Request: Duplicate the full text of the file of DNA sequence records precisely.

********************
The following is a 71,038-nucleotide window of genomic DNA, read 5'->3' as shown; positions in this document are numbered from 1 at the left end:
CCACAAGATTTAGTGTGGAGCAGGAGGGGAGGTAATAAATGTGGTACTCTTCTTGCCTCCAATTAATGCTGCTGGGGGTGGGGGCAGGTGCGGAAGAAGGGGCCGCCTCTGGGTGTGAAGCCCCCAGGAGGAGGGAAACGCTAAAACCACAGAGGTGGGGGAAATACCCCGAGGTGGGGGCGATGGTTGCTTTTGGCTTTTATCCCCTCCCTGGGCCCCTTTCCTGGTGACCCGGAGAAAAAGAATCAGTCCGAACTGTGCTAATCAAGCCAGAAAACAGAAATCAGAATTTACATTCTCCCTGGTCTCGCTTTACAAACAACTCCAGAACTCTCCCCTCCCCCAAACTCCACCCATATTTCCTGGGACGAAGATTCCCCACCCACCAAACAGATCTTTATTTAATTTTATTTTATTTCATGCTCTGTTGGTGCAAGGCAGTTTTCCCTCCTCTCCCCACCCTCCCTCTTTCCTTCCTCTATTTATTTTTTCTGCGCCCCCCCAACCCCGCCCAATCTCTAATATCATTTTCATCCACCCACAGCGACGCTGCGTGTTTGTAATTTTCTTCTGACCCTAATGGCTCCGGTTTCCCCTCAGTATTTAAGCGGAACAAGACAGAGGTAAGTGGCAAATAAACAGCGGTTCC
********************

The following is a 71,038-nucleotide window of genomic DNA, read 5'->3' as shown; positions in this document are numbered from 1 at the left end:
CCACAAGATTTAGTGTGGAGCAGGAGGGGAGGTAATAAATGTGGTACTCTTCTTGCCTCCAATTAATGCTGCTGGGGGTGGGGGCAGGTGCGGAAGAAGGGGCCGCCTCTGGGTGTGAAGCCCCCAGGAGGAGGGAAACGCTAAAACCACAGAGGTGGGGGAAATACCCCGAGGTGGGGGCGATGGTTGCTTTTGGCTTTTATCCCCTCCCTGGGCCCCTTTCCTGGTGACCCGGAGAAAAAGAATCAGTCCGAACTGTGCTAATCAAGCCAGAAAACAGAAATCAGAATTTACATTCTCCCTGGTCTCGCTTTACAAACAACTCCAGAACTCTCCCCTCCCCCAAACTCCACCCATATTTCCTGGGACGAAGATTCCCCACCCACCAAACAGATCTTTATTTAATTTTATTTTATTTCATGCTCTGTTGGTGCAAGGCAGTTTTCCCTCCTCTCCCCACCCTCCCTCTTTCCTTCCTCTATTTATTTTTTCTGCGCCCCCCCAACCCCGCCCAATCTCTAATATCATTTTCATCCACCCACAGCGACGCTGCGTGTTTGTAATTTTCTTCTGACCCTAATGGCTCCGGTTTCCCCTCAGTATTTAAGCGGAACAAGACAGAGGTAAGTGGCAAATAAACAGCGGTTCC